his curiously shaped ring. It was a flaw-
less emerald, cut in the shape of a falcon.
The beauty of this ring, however, was
quickly outshone by the interesting culriosi-
ties and beauties of Kenwall Castle.
The extremely thick walls, the winding
staircases cut deep into these walls, the lofty
solitude of the tower rooms, the magnificent
tapestries and embroideries executed by the
women of the court, and the massive double
ramparts protecting the castle were so en-
grossing that even before Peter knew it
the sun was sinking below the horizon and
his glorious day was coming to an end.
Wandering back through the castle fo-r
a last look at the great hall, Peter heard a
piercing scream. Rushing the rest of the
way to the hall, he beheld the Duke, lying
at the foot of a suit of armor, with a spear
through his heart! Turning around to sum-
mon help, he encountered the Duke's broth-
er standing in the doorway. Sir Leona.rd
was quickly joined by horrified members
of the court and a number of guards.
"Seize him, guards." cried the Duke's
brother, "With my own eyes I saw him kill
our beloved Dukeg because he was jealous
of all this royal splendor, this miserable
peasant ran the poor Duke through! I
tried to stop him, but I was too late."
As rough hands were laid upon him,
Peter cried in the loudest voice he could
muster: "Stop! You cannot seize me. I
was made the reigning Duke for one full
day, and that day is not over until the sun
rises again above the horizon."
"Zounds! The knave is right." expos-
tulated the captain of the guards, "What
ever he has done, we must wait until the
next dawn to punish him."
"I know that none of you believe me."
said Peter, "But I did not kill the Duke,
and I shall spend the rest of my time as
ruler to prove it to you." This statement
was met with such low mutterings and hate-
ful glances that Peter was taken aback and
remained standing silent for a few moments:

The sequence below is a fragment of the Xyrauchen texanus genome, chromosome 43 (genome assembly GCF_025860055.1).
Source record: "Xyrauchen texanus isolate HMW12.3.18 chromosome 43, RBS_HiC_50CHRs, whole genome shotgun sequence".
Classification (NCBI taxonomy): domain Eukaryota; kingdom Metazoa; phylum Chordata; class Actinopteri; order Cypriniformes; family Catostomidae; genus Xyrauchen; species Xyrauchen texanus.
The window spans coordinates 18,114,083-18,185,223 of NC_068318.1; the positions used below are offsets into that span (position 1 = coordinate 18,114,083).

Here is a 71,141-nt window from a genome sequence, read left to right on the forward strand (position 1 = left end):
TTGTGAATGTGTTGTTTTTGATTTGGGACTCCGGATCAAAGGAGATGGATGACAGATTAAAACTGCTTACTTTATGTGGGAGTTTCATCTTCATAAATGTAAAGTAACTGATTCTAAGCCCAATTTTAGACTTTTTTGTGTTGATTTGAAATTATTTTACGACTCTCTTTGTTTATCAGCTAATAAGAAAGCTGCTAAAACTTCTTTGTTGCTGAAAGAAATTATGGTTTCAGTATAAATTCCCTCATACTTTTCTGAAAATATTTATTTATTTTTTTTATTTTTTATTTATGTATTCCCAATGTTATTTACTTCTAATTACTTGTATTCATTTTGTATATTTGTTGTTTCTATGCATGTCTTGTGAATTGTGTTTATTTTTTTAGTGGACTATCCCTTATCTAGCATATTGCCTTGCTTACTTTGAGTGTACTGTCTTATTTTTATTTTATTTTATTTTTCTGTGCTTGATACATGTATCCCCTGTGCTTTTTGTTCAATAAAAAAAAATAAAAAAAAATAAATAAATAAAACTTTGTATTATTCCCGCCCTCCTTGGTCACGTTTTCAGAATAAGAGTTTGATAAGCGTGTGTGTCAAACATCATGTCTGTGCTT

then, gathering himself to his full height,
he exclaimed: "I hereby order you all out
of this castle!" As the mutterings grew
to quite menacing howls of protest, Peter
found it necessary to add: "Since you still
suspect me, you may surround the castle
to insure yourselves against my escape."
After the court had reluctantly left, Peter
sank into one of the huge chairs in the hall
and buried his face in his hands, thinking
of wha.t his friends would say of him when
lContinued on next pagel
Idiots Do Gripe
By Thomas Lyman, 39
ILL lighted a cigarette as he paced up
and down the reception room.
"Mmmmmm, due fifteen minutes ago,"
he murmured, looking nervously at his
watch. "Oh well. won't be long now."
This was just the sort of thing to get
the best of a man's nerves and Bill was
no exception. He couldn't stand the
smell of ether, and the nauseating fumes
coming from the operating room weren't
helping matters any. He couldn't walk
out now though, heid just have to stand
it. "Time never passed so slow and yet
so fast." he thought as he paced the floor.
Everything was quiet now. Suddenly
he heard someone coming down the hall.
His face beamed, and he dashed to the
doorway only to see a nurse turn into
some patient's room. These actions were
repeated several 'times until finally he was
in such a state of anxiety that the per-
spiration began to roll down his forehead.
Oh, how much longer must he wait? He
had seen all the magazines and read the
paper earlier in the evening, and besides
his cigarets were almost gone.
As a. last resort to quiet himself he
wenft over to the window and opened it
to get some fresh air, but soon he resumed
When he was just about to give np
hope, a nurse entered the room.
"lt wonit be long now," she said sym-
Upon hearing this his nerves relaxed
and he sat down in one of the more com-
fortable chairs. Still he could not forget
the time and he kept looking from his
watch to the clock on the Wall.
Five minutes later a young woman
came dashing into the room.
"I'm sorry I'm late Bill," she said,
"but it was an emergency operation and
I had to help. You understand."
"Oh, of course I do, Jean," replied
Bill, "but we'll have to hurry if we want
to get to the movies before the prices
DUKE FOR A DAY
KContinued from Page 465
they heard that he was suspected of killing
Then, determined to prove his innocence,
Peter rose, lit a large candle at the glowing